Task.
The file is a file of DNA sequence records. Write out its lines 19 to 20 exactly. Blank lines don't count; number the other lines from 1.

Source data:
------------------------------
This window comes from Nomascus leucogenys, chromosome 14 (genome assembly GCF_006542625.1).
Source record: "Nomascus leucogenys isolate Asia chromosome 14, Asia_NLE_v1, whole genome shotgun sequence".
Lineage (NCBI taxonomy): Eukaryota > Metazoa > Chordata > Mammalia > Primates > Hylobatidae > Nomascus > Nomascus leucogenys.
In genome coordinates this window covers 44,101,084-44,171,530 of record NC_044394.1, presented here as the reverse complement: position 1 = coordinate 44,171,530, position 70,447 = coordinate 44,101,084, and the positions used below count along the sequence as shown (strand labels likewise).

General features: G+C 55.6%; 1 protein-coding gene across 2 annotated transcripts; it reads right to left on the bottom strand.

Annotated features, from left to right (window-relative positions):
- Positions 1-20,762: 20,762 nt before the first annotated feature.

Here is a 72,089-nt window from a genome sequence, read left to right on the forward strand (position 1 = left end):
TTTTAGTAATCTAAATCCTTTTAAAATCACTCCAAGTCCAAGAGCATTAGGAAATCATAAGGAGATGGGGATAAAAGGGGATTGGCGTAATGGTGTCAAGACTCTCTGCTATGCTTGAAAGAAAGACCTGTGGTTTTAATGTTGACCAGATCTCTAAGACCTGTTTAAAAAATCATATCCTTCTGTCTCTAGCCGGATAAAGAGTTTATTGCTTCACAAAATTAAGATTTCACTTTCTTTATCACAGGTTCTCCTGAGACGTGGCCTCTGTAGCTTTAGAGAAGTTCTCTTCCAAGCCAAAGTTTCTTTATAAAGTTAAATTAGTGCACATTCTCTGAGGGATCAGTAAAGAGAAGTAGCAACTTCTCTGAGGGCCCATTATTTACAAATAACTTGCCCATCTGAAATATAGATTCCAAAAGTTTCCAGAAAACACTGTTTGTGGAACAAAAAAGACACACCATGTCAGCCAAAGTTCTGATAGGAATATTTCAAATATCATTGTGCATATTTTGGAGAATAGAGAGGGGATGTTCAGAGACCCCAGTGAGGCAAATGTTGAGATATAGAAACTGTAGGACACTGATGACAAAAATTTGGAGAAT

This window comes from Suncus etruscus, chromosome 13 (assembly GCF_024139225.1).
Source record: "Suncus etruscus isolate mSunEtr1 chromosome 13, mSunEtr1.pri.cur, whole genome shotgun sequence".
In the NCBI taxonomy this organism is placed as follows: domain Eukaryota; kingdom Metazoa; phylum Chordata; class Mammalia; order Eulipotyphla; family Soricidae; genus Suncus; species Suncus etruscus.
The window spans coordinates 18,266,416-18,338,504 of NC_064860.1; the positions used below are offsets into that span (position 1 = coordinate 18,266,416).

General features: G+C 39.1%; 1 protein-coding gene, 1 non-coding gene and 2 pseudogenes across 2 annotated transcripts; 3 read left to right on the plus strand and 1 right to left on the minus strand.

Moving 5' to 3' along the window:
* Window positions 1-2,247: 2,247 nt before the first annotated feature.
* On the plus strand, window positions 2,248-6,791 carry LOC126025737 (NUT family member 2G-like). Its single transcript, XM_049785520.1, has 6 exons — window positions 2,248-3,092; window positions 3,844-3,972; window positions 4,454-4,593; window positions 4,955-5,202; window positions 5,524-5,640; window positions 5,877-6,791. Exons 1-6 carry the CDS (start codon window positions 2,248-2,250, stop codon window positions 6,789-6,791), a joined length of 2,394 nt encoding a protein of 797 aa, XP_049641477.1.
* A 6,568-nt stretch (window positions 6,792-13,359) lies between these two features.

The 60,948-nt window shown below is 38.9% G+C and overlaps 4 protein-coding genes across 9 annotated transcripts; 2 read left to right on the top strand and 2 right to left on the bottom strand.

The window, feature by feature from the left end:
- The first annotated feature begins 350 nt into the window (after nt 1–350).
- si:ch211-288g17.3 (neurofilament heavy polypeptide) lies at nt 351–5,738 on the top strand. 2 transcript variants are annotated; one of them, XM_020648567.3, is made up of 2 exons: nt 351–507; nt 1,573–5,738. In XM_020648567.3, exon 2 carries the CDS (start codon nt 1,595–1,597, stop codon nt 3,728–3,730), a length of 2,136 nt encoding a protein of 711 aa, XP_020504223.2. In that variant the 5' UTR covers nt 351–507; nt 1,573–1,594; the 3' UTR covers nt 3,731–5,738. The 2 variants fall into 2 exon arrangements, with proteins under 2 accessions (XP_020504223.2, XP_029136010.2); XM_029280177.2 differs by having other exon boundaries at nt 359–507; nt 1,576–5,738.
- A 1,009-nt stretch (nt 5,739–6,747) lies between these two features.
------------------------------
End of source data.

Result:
The 60,948-nt window shown below is 38.9% G+C and overlaps 4 protein-coding genes across 9 annotated transcripts; 2 read left to right on the top strand and 2 right to left on the bottom strand.

The window, feature by feature from the left end: